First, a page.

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The Sami: Swedish Jazz’s Harlem Substitute

by Adam Freshcorn on April 23, 2015

The Sami are a relatively small ethnic group of people. The exact number of Sami people is unknown, but it is estimated that there are 44,000 to 50,000 in total, and only 10,000 of them live in Sweden. Some people believe that there could be as many as 200,000 Sami combined living in four different countries, Finland, Norway, Russia, and Sweden, but this number is often debated.[1] The Sami language is divided into three main categories, separated by region, but up to 85% of people who identify as Sami speak the central/northern variety of the language. Although they do have their own language, a majority of Sami people speak the language of the country that they live in. The Sami do not have a country of their own. In the past the Sami were forced to pay taxes to multiple countries and then pay fees for paying taxes to multiple countries. Today the Sami people are citizens of the countries that they live in, but they still defend their cultural identity and try their hardest to keep it alive.[2]

The Sami first started appearing in Swedish jazz tunes from the late 1930s[1]  in songs like “Wooji Wooji Wooj” by Fritz Gustaf and Ernfrid Ahlin, a song in which the lyrics depict the Sami to be teaching people to swing dance.[3] Swedish citizens wanted to relate to jazz music in a similar way to the way Americans could relate to it. American jazz enthusiasts had a different cultural connection with jazz than their Swedish counterparts, and thus were able to relate to and understand the music in a different and more personal context than could Swedish jazz enthusiasts. Swedish musicians used multiple avenues for incorporating Swedish culture into this new popular art form from America, such as the use of yodeling in place of or alongside scatting, and the use of cultural images such as trolls, but the introduction of Sami people into jazz music gave many Swedish listeners a type of personality or mindset to associate with the music.

The Sami people were different from the majority of Swedish citizens, but were much more relevant to the everyday lives of Swedish people than the citizens of Harlem were. Swedish citizens viewed the Sami as ironic images of the Swedish lifestyle, as a happy and very natural people that were carefree and simple, and during a night of dancing, Swedish citizens could mimic this lifestyle and let go of their worries in order to have a good time, similar to the way that some Americans could relate to the culture of its Harlem jazz musicians. And, in contrast to America, the Swedish majority culture had completely dominated the Sami culture, making them a much less risky ethnic group to poke fun at than African-American people. There was even a musical pop-culture theme known as “happy lapp” which was very similar to the American “happy negro” theme of the 1930’s (the “happy negro” theme is more commonly known as the “Sambo”).[4] Lapp is another common term for the Sami people, though they typically prefer to be called Sami because lapp is a derogatory name imposed on them by foreign settlers that means “a patch of cloth for mending.” [5]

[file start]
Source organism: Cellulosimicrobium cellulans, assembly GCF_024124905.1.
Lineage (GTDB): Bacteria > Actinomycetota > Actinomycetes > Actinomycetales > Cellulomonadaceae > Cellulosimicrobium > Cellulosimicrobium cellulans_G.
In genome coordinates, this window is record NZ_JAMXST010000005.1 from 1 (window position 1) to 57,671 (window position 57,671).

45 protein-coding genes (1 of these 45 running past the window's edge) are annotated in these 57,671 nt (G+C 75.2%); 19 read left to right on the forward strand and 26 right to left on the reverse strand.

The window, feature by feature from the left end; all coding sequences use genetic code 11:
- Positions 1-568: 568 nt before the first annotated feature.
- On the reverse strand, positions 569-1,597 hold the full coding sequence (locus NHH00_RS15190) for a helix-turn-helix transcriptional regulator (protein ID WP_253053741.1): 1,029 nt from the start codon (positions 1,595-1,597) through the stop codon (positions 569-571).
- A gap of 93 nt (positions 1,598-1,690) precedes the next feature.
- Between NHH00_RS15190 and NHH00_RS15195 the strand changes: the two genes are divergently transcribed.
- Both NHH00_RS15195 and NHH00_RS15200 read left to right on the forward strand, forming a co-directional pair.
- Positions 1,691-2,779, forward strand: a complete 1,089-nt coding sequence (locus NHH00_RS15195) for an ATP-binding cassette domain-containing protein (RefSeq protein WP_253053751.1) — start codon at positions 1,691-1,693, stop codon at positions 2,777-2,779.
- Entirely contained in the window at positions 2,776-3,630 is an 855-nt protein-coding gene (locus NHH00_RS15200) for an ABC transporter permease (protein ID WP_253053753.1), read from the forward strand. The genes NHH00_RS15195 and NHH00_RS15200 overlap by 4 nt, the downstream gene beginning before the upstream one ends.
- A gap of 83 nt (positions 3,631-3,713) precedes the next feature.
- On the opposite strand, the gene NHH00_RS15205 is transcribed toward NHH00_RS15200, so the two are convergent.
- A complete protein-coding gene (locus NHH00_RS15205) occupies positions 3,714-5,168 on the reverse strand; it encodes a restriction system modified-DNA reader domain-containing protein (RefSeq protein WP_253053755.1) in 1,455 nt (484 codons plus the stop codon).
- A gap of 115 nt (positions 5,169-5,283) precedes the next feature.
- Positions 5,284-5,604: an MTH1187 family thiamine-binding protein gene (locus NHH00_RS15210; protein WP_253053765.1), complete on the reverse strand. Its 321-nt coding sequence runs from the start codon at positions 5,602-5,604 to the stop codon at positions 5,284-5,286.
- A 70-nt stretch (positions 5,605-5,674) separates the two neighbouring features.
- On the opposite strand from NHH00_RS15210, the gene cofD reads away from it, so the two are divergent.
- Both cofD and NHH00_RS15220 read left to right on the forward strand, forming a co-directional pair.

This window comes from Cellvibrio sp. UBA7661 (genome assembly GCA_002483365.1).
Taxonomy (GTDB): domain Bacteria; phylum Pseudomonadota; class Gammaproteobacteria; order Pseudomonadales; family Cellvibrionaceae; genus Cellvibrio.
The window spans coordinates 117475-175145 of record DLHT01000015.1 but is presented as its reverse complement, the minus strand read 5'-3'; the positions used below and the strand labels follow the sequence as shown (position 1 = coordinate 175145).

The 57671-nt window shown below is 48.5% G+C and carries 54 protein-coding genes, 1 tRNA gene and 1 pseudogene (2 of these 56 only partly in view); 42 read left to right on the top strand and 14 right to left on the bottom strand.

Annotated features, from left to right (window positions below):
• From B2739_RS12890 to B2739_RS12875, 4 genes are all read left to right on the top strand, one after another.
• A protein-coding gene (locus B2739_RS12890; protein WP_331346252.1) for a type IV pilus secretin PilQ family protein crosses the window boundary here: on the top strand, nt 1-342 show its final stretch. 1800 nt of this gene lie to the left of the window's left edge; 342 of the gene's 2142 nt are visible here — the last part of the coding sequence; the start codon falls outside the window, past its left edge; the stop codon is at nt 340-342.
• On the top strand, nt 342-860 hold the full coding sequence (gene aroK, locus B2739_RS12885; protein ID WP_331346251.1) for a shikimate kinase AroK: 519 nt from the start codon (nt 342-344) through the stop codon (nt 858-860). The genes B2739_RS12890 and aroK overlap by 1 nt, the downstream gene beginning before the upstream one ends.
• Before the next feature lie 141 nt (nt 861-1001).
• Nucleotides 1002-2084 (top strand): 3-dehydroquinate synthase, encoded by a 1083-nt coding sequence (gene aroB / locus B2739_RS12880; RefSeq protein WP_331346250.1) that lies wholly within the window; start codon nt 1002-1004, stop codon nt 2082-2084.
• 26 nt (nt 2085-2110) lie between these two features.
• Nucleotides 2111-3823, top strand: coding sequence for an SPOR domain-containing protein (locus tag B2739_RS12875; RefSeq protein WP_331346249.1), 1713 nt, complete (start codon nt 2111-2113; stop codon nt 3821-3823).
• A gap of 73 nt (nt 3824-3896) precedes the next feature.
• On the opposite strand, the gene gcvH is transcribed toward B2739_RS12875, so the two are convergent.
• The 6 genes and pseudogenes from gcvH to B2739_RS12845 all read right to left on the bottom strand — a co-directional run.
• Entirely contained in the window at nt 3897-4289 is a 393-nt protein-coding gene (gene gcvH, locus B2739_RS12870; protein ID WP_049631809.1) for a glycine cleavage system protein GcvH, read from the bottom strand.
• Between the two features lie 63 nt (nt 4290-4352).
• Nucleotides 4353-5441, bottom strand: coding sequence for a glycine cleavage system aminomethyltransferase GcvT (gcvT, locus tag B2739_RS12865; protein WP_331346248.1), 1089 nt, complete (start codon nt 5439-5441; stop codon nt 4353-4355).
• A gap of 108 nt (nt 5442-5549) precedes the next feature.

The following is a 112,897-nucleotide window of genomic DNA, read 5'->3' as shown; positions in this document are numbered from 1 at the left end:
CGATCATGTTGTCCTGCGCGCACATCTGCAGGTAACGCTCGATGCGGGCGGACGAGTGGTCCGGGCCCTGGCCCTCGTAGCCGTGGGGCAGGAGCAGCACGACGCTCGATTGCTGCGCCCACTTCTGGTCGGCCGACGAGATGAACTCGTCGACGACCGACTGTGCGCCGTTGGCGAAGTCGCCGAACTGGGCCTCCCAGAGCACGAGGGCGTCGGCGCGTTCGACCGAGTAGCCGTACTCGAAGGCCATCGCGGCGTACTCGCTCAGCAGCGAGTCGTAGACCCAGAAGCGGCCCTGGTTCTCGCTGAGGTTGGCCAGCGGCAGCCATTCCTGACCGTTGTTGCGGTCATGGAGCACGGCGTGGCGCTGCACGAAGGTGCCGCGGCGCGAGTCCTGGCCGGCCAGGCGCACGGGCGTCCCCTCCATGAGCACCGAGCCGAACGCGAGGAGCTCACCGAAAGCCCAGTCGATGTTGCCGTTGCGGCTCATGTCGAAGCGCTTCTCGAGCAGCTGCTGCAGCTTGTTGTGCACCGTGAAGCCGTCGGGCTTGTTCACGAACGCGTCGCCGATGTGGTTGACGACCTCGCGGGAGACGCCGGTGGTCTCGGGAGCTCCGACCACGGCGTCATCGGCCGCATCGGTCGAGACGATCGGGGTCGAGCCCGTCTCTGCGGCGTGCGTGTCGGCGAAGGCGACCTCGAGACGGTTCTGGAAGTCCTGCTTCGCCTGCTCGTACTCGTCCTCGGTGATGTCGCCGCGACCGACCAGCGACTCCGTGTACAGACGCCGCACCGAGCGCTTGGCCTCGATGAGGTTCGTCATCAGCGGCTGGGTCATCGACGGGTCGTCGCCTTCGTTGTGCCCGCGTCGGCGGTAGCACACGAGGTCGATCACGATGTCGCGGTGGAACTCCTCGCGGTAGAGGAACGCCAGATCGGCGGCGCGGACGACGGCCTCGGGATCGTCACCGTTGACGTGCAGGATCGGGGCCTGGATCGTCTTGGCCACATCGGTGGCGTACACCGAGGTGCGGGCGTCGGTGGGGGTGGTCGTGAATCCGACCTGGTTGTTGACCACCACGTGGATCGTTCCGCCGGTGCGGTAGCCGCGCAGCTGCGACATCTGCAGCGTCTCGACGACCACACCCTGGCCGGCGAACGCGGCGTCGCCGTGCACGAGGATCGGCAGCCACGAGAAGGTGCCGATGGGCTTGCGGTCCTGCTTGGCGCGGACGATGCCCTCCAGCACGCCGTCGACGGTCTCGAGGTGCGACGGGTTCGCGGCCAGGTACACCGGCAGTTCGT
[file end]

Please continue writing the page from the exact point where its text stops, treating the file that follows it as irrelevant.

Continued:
Untitled2The Sami played a very important role in the development of jazz in Sweden. In it’s early years, jazz was viewed as a uniquely American art form. As it made it’s way across the globe, it was not always easy for non-Americans to understand the emotions and feelings associated with the music and the Harlem musicians creating it because the music was born out of a uniquely American experience. In Sweden, the Sami stereotype gave jazz listeners a familiar image to associate with this new music, and this helped Swedish musicians and listeners to connect to the music in a more personal and unique way

by Adam Freshcorn

[1] “Countries and Their Cultures.” Countries and Their Cultures: Sami. N.p., n.d. Web. 11 Mar. 2015. <>.
[2] “The Lapps – the Indigenous People of Lapland.” Lapland Travel Info. N.p., n.d. Web. 11 Mar. 2015. <>.
[3] Fornäs, Johan. “Swinging Differences: Reconstructed Identities in the Early Swedish Jazz Age.” (n.d.): 215.
[4] Fornäs, Johan. “Swinging Differences: Reconstructed Identities in the Early Swedish Jazz Age.” (n.d.): 215.
[5] “Countries and Their Cultures.” Countries and Their Cultures: Sami. N.p., n.d. Web. 11 Mar. 2015. <>.

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